Modules:VMTKCenterlines

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Module Name

VMTKCenterlines, part of the Slicervmtk logo.png collection

Main GUI of VMTKCenterlines.
Axial view of a contrast-enhanced three-dimensional image acquired from a MR scanner, showing an AV fistula in an arm. (Courtesy of L. Antiga, Bioengineering Department, Mario Negri Institute, Ranica (BG), Italy and N.R. Planken, Academisch Ziekenhuis Maastricht, the Netherlands.)
A surface model representation of an already existing segmentation after preparation stage.
Resulting centerline representation of the vessel topology.

General Information

Module Type & Category

Type: Scripted Module

Category: Segmentation, Extension

Authors, Collaborators & Contact

  • Author: Daniel Haehn, University of Heidelberg
  • Acknowledgments: Luca Antiga, Mario Negri Institute; Steve Pieper, Isomics Inc.
  • Contact: Daniel Haehn, haehn@bwh.harvard.edu

Module Description

This module provides centerline computation of surface models in 3D Slicer using methods of the geometric analysis functionality of the Vascular Modeling Toolkit (http://www.vmtk.org). Centerlines are the central lumen lines in tubular structures and f.e. can be powerful descriptors of the vessel's topology. The module targets easy-to-use centerline extraction using seed and target points and also enables import and export functionality.

The actual centerline extraction is based on calculating an inner Voronoi diagram by computing the Delaunay tessellation.

This work is part of the NA-MIC VMTK Collaboration.

Official project page: http://www.vmtk.org/Main/VmtkIn3DSlicer

Usage

Installation

This module depends on the VmtkSlicerModule: see this page for installation notes.

The VMTKCenterlines module can be installed using the 3D Slicer extension wizard. The extension is called VMTKCenterlines.

When the module was successfully installed, it is available within 3D Slicer's module selector inside the category Vascular Modeling Toolkit.

Examples, Use Cases

  • Example centerline extraction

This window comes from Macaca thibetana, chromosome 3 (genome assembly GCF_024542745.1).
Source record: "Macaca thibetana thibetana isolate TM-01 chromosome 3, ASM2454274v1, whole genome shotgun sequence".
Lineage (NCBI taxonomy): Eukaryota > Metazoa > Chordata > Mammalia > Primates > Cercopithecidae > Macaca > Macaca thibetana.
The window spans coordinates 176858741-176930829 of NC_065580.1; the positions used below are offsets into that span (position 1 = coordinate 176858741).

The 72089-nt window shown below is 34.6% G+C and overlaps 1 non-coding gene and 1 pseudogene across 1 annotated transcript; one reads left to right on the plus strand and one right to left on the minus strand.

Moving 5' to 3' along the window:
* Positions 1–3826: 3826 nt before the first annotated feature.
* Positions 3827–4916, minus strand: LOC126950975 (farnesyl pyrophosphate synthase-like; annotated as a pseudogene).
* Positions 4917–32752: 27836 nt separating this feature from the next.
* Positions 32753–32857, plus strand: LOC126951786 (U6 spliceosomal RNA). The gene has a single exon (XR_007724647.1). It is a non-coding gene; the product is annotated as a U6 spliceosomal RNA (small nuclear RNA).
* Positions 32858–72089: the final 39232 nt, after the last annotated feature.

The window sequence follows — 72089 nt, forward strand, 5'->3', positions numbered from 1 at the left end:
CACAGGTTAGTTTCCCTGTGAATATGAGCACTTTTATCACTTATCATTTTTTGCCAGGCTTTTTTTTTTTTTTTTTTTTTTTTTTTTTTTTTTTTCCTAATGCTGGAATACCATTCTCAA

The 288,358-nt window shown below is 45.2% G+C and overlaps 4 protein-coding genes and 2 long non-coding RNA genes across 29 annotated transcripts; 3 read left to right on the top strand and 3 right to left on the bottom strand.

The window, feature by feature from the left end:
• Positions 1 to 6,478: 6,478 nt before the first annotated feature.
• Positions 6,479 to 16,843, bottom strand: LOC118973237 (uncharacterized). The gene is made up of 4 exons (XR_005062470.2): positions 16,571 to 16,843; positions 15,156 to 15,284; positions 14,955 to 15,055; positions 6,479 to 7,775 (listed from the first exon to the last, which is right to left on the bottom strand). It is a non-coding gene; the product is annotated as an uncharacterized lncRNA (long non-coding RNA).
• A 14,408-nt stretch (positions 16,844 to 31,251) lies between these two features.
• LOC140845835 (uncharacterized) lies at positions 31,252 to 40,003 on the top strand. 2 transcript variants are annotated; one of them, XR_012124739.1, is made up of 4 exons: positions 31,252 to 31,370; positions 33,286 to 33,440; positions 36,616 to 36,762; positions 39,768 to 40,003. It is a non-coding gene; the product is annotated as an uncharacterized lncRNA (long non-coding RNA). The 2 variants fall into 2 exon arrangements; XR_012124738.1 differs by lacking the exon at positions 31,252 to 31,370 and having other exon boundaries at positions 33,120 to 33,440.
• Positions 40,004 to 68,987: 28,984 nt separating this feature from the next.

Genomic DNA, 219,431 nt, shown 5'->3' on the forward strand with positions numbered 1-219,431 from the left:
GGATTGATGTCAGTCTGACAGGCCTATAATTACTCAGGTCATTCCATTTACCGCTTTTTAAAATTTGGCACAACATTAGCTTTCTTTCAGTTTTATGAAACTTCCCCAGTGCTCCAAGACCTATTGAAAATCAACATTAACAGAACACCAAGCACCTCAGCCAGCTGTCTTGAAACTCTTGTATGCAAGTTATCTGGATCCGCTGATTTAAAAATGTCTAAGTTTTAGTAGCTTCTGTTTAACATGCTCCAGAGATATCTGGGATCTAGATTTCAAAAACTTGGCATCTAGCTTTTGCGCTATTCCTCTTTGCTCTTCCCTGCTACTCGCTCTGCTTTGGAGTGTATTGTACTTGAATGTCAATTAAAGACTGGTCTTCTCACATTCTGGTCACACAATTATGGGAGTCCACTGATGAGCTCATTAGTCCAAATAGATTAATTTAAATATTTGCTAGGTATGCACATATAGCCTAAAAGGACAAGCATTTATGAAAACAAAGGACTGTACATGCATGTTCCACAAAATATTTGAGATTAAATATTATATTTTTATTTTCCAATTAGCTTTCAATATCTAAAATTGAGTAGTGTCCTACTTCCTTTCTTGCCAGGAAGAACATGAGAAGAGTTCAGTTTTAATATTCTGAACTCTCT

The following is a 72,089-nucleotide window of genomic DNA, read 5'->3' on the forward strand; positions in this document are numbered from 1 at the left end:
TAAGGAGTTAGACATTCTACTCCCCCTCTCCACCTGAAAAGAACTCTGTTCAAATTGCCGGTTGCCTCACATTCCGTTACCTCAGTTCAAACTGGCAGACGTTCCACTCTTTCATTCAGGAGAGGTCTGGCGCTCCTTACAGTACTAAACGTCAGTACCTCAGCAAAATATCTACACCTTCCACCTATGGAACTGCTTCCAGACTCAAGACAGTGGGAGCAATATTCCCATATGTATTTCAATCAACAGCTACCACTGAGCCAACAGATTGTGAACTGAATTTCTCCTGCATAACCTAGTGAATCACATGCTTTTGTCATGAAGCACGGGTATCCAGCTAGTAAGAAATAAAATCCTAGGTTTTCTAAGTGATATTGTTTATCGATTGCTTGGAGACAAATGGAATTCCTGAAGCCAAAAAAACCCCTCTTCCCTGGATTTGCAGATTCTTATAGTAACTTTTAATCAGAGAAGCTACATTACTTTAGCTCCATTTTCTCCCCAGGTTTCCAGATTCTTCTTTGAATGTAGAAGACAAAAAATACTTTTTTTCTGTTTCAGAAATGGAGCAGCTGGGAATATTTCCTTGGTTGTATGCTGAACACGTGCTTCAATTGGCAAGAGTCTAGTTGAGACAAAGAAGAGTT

The centerline computation requires an existing 3D surface model. This can be obtained using the VMTKEasyLevelSetSegmentation module.

After selecting the existing surface model as input, the second step is to prepare this model. This includes capping holes in the surface and removing unneeded triangles. The surface model color changes to green.

Axial view of a contrast-enhanced three-dimensional image acquired from a MR scanner, showing an AV fistula in an arm. (Courtesy of L. Antiga, Bioengineering Department, Mario Negri Institute, Ranica (BG), Italy and N.R. Planken, Academisch Ziekenhuis Maastricht, the Netherlands.)
A surface model of a segmentation of the original image obtained with the VMTKEasyLevelSetSegmentation module.
This surface model after the preparation stage. Holes in the surface were closed.

Now source and target fiducials have to be placed on the model in the 3D rendering window to specify the centerline routes. The fiducial positioning does not have to be exact because the module calculates the nearest position on the surface model to the input fiducials. After placing the fiducials, the centerline computation can be started. Depending on the surface model size the process can take a couple of minutes.

On completion of the calculation, the inner Voronoi diagram and the corresponding centerlines are visible as polydata models in the 3D rendering window.

The inner Voronoi diagram colored by the solutions of the Eikonal equation obtained by Fast Marching back-tracking along the minimal path. The legend can be displayed using the Colors module.
The centerline representation of the vessel's topology.

A close-up of the Voronoi diagram shows the tiles separating the Voronoi regions. The modules also calculates the radius of the lumen for each point along the centerlines.

A close-up of the Voronoi diagram colored by the maximal inscribed sphere radius [mm].